Two wins for water as rollbacks are reversed

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Matt Doll, Minnesota Environmental Partnership

This week, two federal decisions dealt victories to clean water, one at the national level, and one in Minnesota.

On Monday, an Arizona District Court overturned the Trump Administration’s change to the Waters of the United States (WOTUS) rule, a change referred to by critics as the “Dirty Water Rule.” Under the Trump rule, the federal EPA and Army Corps of Engineers vastly decreased the number of waters within their jurisdiction under the Clean Water Act, mostly relinquishing authority over roughly 1 in 5 small streams and half of all wetlands previously protected. The drought that has gripped Minnesota this year is drying up the small streams and vividly showing us the waterways that have lost protection under the Dirty Water Rule.

The lawsuit to overturn the Dirty Water Rule was litigated by the environmental group Earthjustice on behalf of a group of six Indigenous tribes, including the Fond du Lac Band of Lake Superior Chippewa in Minnesota. Their cultures and livelihoods are especially reliant on water resources, and the tribes argued that the rule would cause disproportionate harm. 

The Dirty Water Rule always rested on shaky legal and scientific ground. All streams and wetlands feed into larger streams and watersheds: there are no waters that exist in a vacuum, and pollution in those small streams flow into other waters. Furthermore, the rollback especially impacted dry, Western states that have fewer and smaller permanent waterways than states like Minnesota, leaving them vulnerable to pollution. Minnesota wetlands are protected by our Wetlands Conservation Act, but what happens to wildlife in other states can dramatically impact ecosystems here – birds and fish don’t have much regard for state borders.

Now that the rollback has been overturned, it will not immediately result in full protection for streams and wetlands.The Dirty Water Rule successfully repealed the Obama Administration rule and this court decision did not restore it, although the judge in the case asked for briefings on whether to overturn the repeal. For now, protections will revert to what they were under the pre-Obama rule dating from 1986. But the EPA under President Biden is currently working on a new iteration of the rule that will almost certainly be more ambitious, and will likely have an easier path forward now that the agency no longer has to work on repealing President Trump’s “Dirty Water Rule.”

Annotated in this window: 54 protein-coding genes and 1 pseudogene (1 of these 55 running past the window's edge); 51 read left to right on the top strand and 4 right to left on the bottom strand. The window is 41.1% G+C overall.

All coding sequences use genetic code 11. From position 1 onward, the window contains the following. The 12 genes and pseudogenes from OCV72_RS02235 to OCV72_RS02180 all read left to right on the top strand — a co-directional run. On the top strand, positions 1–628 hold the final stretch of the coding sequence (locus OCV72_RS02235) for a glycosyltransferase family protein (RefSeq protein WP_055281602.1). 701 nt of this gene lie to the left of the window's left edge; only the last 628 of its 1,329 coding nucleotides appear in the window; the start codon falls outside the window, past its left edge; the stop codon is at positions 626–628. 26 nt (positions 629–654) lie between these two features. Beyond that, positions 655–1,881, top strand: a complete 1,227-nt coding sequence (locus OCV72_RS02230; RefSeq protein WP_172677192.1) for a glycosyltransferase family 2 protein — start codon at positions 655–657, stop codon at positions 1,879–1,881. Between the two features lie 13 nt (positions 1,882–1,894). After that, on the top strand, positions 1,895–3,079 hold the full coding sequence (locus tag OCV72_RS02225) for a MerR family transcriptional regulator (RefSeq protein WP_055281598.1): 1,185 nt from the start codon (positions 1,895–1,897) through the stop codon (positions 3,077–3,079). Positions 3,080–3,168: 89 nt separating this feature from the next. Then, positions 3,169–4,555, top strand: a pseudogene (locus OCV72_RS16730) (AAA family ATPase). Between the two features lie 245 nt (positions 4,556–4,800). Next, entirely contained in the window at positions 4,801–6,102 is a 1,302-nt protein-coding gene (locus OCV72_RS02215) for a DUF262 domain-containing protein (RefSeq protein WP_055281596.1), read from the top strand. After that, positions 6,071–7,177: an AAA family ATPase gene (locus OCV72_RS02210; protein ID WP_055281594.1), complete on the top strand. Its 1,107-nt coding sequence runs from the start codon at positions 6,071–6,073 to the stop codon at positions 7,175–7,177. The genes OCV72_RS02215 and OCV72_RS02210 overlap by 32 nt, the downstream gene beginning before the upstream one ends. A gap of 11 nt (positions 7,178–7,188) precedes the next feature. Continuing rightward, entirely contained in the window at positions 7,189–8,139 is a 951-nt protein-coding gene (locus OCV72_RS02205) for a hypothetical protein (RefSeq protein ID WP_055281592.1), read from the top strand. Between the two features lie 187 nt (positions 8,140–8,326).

Minnesota feedlot rule

Minnesota suffered our own rollback to clean water protections earlier this year when the Legislature’s compromise Environmental Omnibus bill eliminated a commonsense restriction on spreading manure from large feedlots, aiming to reduce nitrogen runoff.

Starting in February, the Minnesota Pollution Control Agency (PCA) updated its permit to large feedlots, a category that includes about 1,200 of Minnesota’s largest dairy and meat producing operations. Under the revised permit rules, feedlots were barred from spreading manure on crops used to feed livestock during the first 15 days of October, unless the feedlots use practices, such as cover crops, to reduce nitrogen loss.

Manure is a major contributor to nutrient pollution in our waters, causing the buildup of toxic nitrate in aquifers that leads to unhealthy wells as well as downstream “dead zones” in the Gulf of Mexico. And the largest feedlots in Minnesota produce an enormous quantity of the stuff, making them a logical place to reduce runoff. The October manure restriction didn’t represent a radical solution, but it does make scientific sense: with cooler temperatures and bare soils,  early October is a time when manure runoff can easily infiltrate our groundwater. And by providing a means for feedlots to mitigate it with cover crops, the PCA sought to introduce flexibility for adapting to the permit change.

Even this commonsense protection was a bridge too far for some legislators, however, who negotiated to include a rollback of this rule in the final environmental budget and policy bill over the objections of the PCA. But the PCA pointed out then that if the EPA thought the legislation violated federal law, it would be overturned.

This week, that’s exactly what happened. The EPA sent a letter to the PCA stating that the permit change from the Legislature conflicted with federal regulations on feedlots. The repeal, it seems, ended up being more symbolic than anything, and large feedlots will have to abide by the October manure restrictions after all.

The implications for people and wildlife

These changes to water rules are more than bureaucratic tweaks: they will have real impacts on how we keep pollution out of our precious water resources, and can open the door for more ambitious action on issues like nitrate and other pollutants. They also represent an encouraging sign that the bedrock protections of the Clean Water Act are still holding strong. As our climate changes and our waters along with it, we’ll need to build on that bedrock to make sure that future generations of people and wildlife can enjoy safe, drinkable water.

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